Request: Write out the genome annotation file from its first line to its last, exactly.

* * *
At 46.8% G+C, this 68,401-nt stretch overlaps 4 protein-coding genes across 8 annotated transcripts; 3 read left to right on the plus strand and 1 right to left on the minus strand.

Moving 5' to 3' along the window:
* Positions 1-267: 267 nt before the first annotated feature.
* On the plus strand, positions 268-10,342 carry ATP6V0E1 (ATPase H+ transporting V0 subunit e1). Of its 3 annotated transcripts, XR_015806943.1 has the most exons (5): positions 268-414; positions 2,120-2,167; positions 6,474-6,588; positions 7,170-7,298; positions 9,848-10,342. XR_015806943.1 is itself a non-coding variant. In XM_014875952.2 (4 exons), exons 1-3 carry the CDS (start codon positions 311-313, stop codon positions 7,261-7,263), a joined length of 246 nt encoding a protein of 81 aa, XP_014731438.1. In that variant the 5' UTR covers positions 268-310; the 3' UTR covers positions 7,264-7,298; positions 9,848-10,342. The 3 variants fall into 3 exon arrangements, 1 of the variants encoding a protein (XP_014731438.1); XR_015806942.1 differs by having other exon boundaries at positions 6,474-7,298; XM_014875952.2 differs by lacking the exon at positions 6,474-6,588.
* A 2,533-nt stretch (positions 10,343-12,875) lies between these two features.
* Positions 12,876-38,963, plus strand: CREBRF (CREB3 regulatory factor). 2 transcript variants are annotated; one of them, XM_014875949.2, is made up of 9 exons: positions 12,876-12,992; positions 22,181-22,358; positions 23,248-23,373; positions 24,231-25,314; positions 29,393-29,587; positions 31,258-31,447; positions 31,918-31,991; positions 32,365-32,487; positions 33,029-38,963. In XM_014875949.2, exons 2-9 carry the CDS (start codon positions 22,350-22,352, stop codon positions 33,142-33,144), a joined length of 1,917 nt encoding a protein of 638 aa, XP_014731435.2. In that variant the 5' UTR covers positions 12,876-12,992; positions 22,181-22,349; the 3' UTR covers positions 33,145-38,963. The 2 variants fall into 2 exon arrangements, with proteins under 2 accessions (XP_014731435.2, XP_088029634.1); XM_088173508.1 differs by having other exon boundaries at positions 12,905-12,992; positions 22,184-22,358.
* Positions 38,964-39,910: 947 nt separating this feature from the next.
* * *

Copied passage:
At 46.8% G+C, this 68,401-nt stretch overlaps 4 protein-coding genes across 8 annotated transcripts; 3 read left to right on the plus strand and 1 right to left on the minus strand.

Moving 5' to 3' along the window:
* Positions 1-267: 267 nt before the first annotated feature.
* On the plus strand, positions 268-10,342 carry ATP6V0E1 (ATPase H+ transporting V0 subunit e1). Of its 3 annotated transcripts, XR_015806943.1 has the most exons (5): positions 268-414; positions 2,120-2,167; positions 6,474-6,588; positions 7,170-7,298; positions 9,848-10,342. XR_015806943.1 is itself a non-coding variant. In XM_014875952.2 (4 exons), exons 1-3 carry the CDS (start codon positions 311-313, stop codon positions 7,261-7,263), a joined length of 246 nt encoding a protein of 81 aa, XP_014731438.1. In that variant the 5' UTR covers positions 268-310; the 3' UTR covers positions 7,264-7,298; positions 9,848-10,342. The 3 variants fall into 3 exon arrangements, 1 of the variants encoding a protein (XP_014731438.1); XR_015806942.1 differs by having other exon boundaries at positions 6,474-7,298; XM_014875952.2 differs by lacking the exon at positions 6,474-6,588.
* A 2,533-nt stretch (positions 10,343-12,875) lies between these two features.
* Positions 12,876-38,963, plus strand: CREBRF (CREB3 regulatory factor). 2 transcript variants are annotated; one of them, XM_014875949.2, is made up of 9 exons: positions 12,876-12,992; positions 22,181-22,358; positions 23,248-23,373; positions 24,231-25,314; positions 29,393-29,587; positions 31,258-31,447; positions 31,918-31,991; positions 32,365-32,487; positions 33,029-38,963. In XM_014875949.2, exons 2-9 carry the CDS (start codon positions 22,350-22,352, stop codon positions 33,142-33,144), a joined length of 1,917 nt encoding a protein of 638 aa, XP_014731435.2. In that variant the 5' UTR covers positions 12,876-12,992; positions 22,181-22,349; the 3' UTR covers positions 33,145-38,963. The 2 variants fall into 2 exon arrangements, with proteins under 2 accessions (XP_014731435.2, XP_088029634.1); XM_088173508.1 differs by having other exon boundaries at positions 12,905-12,992; positions 22,184-22,358.
* Positions 38,964-39,910: 947 nt separating this feature from the next.